I had previously asked this question and have come to better understand the answer with regards to setting the input parameters for the Non-Linear Optimization problem that provides the NSS parameters. However, I realize that the answer assumes that I have zero coupon yields and can thus use the equation (2) on Page 2 of this pdf in order to obtain the input NSS parameters. However, if I don't have the Zero-Coupon Yield data, how may I proceed in order to obtain the input parameters. Would I need to bootstrap these Yields and if so, won't this hamper the whole process of obtaining a satisfactory solution to the Non-Linear Optimization problem.

Thank You


Zero coupon rates are outputs, not inputs. As mentioned in the other post, given the parameters (say the initial guesses), you can easily compute the theoretical prices of each bond, which can then be converted into their theoretical yields (standard price to yield conversion). You should minimize the residuals between these theoretical yields and the market yields.

EDIT: I made a pretty crude spreadsheet that illustrates what you need to do: https://app.box.com/s/6i3vae7lb02n6glam7vwts7qpuc44q2w

  • $\begingroup$ But on Page 12 of this paper it seems to me that we are required to only have an initial guess for the parameters tau_1 and tau_2 and then calculate the three other parameters by carrying out a regression represented by Figure 5. My problem is that I need to find the initial parameters (or guesses) to feed into the Optimization that you have carried out in the Excel Spreadsheet, as the Optimization proves unstable unless I have a good guess in the first place. $\endgroup$ – Jojo Jul 29 '15 at 1:28
  • $\begingroup$ You'll need to do your own research to see which range of values are appropriate. It also greatly depends on what you're trying to accomplish. If you're trading RV and stability matters, you might as well fix $\tau_1$ and $\tau_2$ (i.e., set them as constants). On the other hand, if your objective is purely to get a sensible discount curve, the instability is frankly speaking not that important. Just run your optimizer, get a set of values. On the next day, use the previous day's value as your initial guesses. $\endgroup$ – Helin Jul 29 '15 at 1:37
  • $\begingroup$ @Jojo Also for the record, I set all the initial values to 1 in the spreadsheet, and it converged quite quickly. $\endgroup$ – Helin Jul 29 '15 at 1:37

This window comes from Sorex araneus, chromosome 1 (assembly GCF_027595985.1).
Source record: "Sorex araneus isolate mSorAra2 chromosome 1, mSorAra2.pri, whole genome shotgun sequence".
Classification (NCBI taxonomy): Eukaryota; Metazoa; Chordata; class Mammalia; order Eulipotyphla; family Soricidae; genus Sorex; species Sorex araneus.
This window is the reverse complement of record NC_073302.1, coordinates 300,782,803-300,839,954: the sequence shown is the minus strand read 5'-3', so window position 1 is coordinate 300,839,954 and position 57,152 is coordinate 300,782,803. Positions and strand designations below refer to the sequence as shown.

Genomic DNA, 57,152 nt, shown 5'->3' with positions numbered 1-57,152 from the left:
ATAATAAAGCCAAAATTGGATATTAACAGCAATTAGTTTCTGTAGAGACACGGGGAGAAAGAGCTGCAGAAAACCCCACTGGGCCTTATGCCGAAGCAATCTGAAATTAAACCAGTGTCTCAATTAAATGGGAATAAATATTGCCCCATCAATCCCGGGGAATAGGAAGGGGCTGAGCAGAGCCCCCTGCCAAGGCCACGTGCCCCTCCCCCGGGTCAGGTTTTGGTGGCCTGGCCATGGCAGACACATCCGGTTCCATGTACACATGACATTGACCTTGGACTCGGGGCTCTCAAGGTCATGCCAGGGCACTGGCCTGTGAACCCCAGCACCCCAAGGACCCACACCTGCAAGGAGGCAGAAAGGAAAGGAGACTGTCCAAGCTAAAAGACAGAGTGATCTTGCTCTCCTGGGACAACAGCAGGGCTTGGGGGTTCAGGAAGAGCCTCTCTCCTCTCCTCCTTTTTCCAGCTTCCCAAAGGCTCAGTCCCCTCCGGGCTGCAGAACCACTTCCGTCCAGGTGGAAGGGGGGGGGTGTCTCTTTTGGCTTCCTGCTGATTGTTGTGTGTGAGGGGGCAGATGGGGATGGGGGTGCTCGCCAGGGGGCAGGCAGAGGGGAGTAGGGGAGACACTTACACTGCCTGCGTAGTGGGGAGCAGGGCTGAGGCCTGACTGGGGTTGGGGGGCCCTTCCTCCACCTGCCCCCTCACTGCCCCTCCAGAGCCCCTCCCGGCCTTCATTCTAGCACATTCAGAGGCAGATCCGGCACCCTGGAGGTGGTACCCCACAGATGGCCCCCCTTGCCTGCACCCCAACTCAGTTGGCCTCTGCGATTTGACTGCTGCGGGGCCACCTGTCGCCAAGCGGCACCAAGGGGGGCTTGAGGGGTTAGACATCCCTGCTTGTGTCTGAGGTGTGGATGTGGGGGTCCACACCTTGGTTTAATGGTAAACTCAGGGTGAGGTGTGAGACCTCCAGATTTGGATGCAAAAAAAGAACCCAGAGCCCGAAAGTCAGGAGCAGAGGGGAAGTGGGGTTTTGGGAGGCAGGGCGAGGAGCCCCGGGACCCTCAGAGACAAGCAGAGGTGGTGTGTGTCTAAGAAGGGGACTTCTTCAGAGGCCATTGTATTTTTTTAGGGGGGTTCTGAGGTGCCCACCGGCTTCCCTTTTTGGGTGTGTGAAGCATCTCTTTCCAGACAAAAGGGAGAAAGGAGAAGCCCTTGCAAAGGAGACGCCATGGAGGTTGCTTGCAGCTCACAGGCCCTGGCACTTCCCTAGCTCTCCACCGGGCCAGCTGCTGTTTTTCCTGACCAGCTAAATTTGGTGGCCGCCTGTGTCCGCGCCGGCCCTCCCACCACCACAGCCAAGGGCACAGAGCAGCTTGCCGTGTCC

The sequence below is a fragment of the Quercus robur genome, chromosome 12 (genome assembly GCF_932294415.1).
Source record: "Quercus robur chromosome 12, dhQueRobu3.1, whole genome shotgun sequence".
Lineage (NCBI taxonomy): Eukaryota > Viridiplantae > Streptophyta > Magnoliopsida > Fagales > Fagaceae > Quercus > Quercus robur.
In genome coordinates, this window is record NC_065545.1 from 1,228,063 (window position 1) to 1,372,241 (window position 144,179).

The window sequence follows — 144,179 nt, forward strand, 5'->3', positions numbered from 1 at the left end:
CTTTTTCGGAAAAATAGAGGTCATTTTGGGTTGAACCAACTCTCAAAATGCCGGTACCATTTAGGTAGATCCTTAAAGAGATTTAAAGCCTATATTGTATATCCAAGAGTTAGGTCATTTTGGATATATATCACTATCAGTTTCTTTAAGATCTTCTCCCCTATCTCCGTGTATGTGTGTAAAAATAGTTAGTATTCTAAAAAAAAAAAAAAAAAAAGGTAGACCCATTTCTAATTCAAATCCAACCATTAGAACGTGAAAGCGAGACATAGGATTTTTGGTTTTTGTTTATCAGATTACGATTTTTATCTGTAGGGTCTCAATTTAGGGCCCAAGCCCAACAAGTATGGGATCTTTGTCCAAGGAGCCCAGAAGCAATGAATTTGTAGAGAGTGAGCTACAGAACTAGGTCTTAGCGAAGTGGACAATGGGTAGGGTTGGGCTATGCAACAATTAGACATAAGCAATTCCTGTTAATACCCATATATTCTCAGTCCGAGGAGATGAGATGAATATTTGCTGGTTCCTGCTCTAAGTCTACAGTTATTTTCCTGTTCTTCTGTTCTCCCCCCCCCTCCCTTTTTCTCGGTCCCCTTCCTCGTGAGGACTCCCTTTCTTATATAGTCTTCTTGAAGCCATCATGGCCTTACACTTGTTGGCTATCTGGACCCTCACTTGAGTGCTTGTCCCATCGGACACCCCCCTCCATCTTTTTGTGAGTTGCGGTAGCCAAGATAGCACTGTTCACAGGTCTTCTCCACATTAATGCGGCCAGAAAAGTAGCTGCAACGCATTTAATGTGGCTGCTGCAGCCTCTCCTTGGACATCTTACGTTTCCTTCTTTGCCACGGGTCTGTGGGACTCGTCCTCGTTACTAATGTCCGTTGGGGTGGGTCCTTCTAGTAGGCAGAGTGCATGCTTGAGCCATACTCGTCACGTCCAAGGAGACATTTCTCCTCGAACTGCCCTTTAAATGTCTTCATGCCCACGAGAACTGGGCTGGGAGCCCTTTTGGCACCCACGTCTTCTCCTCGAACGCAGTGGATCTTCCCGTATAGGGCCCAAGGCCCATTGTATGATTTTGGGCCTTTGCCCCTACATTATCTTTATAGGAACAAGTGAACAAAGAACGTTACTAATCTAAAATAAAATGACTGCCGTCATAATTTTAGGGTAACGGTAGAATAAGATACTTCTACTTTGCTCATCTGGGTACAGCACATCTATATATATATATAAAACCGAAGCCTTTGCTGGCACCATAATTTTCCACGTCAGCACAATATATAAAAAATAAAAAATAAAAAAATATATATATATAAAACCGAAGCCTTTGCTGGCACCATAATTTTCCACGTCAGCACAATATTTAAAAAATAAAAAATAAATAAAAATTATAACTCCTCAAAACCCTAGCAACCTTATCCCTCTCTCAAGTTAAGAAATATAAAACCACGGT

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    $\begingroup$ @Jojo another suggestion, take a look at federalreserve.gov/econresdata/researchdata/feds200628_1.html, which has the Fed's estimates of Svensson model parameters for the US curve. Should give you a sense of the possible ranges. Also, if you're really worried about stability, don't use the Svensson model. Cubic b-splines, for example, are not only more popular, but more stable as well. I don't know what you're using this for, but Svensson is not that popular amongst practitioners for developed markets. $\endgroup$ – Helin Jul 29 '15 at 13:12
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    $\begingroup$ @Jojo You are doing something circular... The correct sequence is to fit curve to coupon bonds to obtain a smoothed discount curve, which can be converted into zero coupon curve, par yield curve, or forward curve at will. Spot rates and par yields are OUTPUTS of this exercise, not inputs. I've followed your threads closely, and you're really close. But I feel you're going back to bootstrapping again to get some initial guesses, which is completely unnecessary... I guess I don't fully understand the confusion; otherwise I can probably help better... $\endgroup$ – Helin Jul 29 '15 at 14:23

A simple example might help. You need to transform your coupon bonds in equivalent zeros. Imagine that you have 5 coupon bonds and you are at the end of 2011:

  1. Coupon, Maturity, Price = 5.25% 2012 101.69
  2. Coupon, Maturity, Price = 4.5% 2013 101.52
  3. Coupon, Maturity, Price = 5.5% 2014 104.49
  4. Coupon, Maturity, Price = 5% 2015 103.35

From the first one you can get: $R_{0,1}= 3.5\%$, from the second and first ones you get: $R_{0,1}= 3.70\%$, from the third, second and first you get: $R_{0,3}= 3.9\%$, etc.

  • $\begingroup$ Thank You. I've searched for a while and I realize this is probably very straightforward, but could you please tell me how you got $R_{0,1}$, etc. $\endgroup$ – Jojo Jul 29 '15 at 12:52
  • $\begingroup$ $101.69 = 5.25/(1+R_{0,1}) + 100/(1+R_{0,1})$. Just solve for $R_{0,1}$. The remaining follow $\endgroup$ – phdstudent Jul 29 '15 at 13:18
  • $\begingroup$ I was actually thinking of calculating the spot rates from par yields, by choosing only par bonds. I've not seen this equation before. I've only seen the $Price = Coupon/(1+yield) + (Face-value + Coupon)/(1+yield)^2$. Would you possibly mind directing me to a place where I could read further on this particular equation. Thank You very much. $\endgroup$ – Jojo Jul 29 '15 at 13:50
  • $\begingroup$ The formula on your comment is the one you use to value the second bond on my list, replacing the first yield which is $R_{0,1}$ by the value above. Then you can easily solve for the $R_{0,2}$. The formula is the basic formula of bond pricing. $\endgroup$ – phdstudent Jul 29 '15 at 13:53
  • $\begingroup$ But, 5.25% has been described as the Yield. Hence, I may be wrong, but the above would only make sense if the bonds were at Par or if the Coupon has been mistakenly named as Yield right? $\endgroup$ – Jojo Jul 29 '15 at 14:00

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